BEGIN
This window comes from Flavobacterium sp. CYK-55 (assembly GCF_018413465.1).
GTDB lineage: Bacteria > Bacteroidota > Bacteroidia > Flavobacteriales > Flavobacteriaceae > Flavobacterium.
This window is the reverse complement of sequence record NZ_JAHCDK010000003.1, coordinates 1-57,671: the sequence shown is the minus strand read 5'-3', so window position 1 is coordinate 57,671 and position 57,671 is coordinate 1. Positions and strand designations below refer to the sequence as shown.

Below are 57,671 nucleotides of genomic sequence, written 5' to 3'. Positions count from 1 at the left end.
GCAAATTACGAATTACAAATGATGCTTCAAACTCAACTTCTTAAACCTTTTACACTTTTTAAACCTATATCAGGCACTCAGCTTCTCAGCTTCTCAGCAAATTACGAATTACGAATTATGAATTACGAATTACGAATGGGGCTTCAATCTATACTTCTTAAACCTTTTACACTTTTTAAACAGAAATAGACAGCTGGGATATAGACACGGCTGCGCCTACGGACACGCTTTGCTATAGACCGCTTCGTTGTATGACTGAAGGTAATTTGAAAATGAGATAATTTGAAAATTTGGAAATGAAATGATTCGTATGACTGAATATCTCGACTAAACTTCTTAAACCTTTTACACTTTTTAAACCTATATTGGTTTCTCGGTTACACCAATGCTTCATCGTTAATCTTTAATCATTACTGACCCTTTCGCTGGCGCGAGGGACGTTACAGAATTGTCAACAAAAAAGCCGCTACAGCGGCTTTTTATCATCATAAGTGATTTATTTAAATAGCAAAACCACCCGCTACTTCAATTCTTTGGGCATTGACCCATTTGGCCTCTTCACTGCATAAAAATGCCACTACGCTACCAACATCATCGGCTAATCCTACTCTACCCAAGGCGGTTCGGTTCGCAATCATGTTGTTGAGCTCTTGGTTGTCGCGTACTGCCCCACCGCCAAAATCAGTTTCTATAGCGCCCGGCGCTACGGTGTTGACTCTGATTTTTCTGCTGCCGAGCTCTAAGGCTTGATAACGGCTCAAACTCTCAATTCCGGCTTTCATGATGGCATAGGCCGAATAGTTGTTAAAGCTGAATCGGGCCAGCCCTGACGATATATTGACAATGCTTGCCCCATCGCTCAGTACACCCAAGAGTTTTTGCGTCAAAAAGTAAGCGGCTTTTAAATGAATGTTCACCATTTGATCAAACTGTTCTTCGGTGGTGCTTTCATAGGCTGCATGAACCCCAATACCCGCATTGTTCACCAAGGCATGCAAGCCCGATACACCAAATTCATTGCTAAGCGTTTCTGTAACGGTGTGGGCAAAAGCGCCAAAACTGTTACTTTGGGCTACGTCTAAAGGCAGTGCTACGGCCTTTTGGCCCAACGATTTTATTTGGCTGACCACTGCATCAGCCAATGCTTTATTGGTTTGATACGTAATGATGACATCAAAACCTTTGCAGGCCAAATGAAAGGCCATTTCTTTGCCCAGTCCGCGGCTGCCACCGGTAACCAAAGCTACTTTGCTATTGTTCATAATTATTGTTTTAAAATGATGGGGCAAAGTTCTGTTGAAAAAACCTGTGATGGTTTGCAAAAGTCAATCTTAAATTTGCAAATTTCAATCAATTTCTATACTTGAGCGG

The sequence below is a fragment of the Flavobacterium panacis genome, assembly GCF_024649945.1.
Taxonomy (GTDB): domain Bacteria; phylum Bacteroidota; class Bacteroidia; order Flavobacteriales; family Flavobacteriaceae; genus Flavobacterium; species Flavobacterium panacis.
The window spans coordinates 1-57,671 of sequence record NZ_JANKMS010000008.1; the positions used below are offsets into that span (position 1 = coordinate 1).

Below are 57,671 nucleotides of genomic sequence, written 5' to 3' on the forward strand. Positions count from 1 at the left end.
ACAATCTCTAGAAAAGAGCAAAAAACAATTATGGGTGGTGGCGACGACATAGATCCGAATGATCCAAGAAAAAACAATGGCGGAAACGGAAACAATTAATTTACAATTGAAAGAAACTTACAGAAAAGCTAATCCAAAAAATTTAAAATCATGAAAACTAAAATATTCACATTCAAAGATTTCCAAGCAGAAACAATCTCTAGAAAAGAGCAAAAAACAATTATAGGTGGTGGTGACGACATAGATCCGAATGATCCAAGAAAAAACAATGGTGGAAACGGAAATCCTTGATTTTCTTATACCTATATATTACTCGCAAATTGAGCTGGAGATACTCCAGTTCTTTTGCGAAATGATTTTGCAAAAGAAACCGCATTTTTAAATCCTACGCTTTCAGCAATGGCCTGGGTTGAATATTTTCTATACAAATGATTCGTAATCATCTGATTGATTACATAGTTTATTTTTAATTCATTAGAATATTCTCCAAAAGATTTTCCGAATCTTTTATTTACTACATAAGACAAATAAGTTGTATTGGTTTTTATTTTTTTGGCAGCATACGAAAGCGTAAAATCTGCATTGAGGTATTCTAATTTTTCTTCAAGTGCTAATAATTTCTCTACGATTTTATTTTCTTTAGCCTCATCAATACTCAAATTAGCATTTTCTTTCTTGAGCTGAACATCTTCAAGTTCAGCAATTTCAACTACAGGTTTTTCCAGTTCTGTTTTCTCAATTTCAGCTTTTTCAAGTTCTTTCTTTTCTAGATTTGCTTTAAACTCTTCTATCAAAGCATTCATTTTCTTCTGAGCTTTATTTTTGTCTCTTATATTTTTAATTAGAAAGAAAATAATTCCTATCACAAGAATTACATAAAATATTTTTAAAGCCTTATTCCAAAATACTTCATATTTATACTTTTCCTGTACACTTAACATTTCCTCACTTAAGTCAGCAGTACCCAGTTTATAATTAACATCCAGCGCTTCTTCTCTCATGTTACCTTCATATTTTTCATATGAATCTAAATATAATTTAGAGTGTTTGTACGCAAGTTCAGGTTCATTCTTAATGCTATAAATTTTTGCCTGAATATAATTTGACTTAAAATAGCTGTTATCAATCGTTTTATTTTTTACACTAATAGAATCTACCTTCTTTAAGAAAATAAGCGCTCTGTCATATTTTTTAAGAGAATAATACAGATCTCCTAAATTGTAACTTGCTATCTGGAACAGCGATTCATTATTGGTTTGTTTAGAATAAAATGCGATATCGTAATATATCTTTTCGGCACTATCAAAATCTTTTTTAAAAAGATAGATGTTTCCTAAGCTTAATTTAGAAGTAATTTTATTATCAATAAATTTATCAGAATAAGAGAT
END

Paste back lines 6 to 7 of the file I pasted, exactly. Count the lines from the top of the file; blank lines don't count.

The sequence below is a fragment of the Flavobacterium panacis genome, assembly GCF_024649945.1.
Taxonomy (GTDB): domain Bacteria; phylum Bacteroidota; class Bacteroidia; order Flavobacteriales; family Flavobacteriaceae; genus Flavobacterium; species Flavobacterium panacis.